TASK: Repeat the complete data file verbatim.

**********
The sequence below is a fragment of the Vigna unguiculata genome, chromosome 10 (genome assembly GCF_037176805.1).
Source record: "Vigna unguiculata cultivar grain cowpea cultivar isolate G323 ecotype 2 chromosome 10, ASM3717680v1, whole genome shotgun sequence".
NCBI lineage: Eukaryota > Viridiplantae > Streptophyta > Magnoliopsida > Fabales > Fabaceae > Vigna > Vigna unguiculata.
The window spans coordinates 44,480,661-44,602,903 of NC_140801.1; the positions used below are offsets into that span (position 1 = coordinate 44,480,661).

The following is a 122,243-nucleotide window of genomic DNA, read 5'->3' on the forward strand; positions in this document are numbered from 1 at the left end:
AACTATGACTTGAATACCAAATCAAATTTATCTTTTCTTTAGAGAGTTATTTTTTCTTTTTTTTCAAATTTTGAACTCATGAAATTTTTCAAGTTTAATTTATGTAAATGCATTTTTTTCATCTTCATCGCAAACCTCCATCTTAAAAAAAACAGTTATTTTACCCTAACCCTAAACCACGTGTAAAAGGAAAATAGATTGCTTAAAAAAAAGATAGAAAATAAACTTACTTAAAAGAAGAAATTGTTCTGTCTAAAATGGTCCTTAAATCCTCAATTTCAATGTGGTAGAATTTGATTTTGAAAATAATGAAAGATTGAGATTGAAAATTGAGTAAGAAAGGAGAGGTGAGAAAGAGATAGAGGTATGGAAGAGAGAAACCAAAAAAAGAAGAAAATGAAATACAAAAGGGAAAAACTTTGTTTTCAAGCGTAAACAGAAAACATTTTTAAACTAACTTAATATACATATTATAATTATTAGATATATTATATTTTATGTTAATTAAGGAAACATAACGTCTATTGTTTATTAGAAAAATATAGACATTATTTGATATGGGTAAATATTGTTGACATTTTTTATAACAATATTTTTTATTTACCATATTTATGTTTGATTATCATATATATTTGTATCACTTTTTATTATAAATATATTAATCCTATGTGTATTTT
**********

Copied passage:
The sequence below is a fragment of the Vigna unguiculata genome, chromosome 10 (genome assembly GCF_037176805.1).
Source record: "Vigna unguiculata cultivar grain cowpea cultivar isolate G323 ecotype 2 chromosome 10, ASM3717680v1, whole genome shotgun sequence".
NCBI lineage: Eukaryota > Viridiplantae > Streptophyta > Magnoliopsida > Fabales > Fabaceae > Vigna > Vigna unguiculata.
The window spans coordinates 44,480,661-44,602,903 of NC_140801.1; the positions used below are offsets into that span (position 1 = coordinate 44,480,661).

The following is a 122,243-nucleotide window of genomic DNA, read 5'->3' on the forward strand; positions in this document are numbered from 1 at the left end:
AACTATGACTTGAATACCAAATCAAATTTATCTTTTCTTTAGAGAGTTATTTTTTCTTTTTTTTCAAATTTTGAACTCATGAAATTTTTCAAGTTTAATTTATGTAAATGCATTTTTTTCATCTTCATCGCAAACCTCCATCTTAAAAAAAACAGTTATTTTACCCTAACCCTAAACCACGTGTAAAAGGAAAATAGATTGCTTAAAAAAAAGATAGAAAATAAACTTACTTAAAAGAAGAAATTGTTCTGTCTAAAATGGTCCTTAAATCCTCAATTTCAATGTGGTAGAATTTGATTTTGAAAATAATGAAAGATTGAGATTGAAAATTGAGTAAGAAAGGAGAGGTGAGAAAGAGATAGAGGTATGGAAGAGAGAAACCAAAAAAAGAAGAAAATGAAATACAAAAGGGAAAAACTTTGTTTTCAAGCGTAAACAGAAAACATTTTTAAACTAACTTAATATACATATTATAATTATTAGATATATTATATTTTATGTTAATTAAGGAAACATAACGTCTATTGTTTATTAGAAAAATATAGACATTATTTGATATGGGTAAATATTGTTGACATTTTTTATAACAATATTTTTTATTTACCATATTTATGTTTGATTATCATATATATTTGTATCACTTTTTATTATAAATATATTAATCCTATGTGTATTTT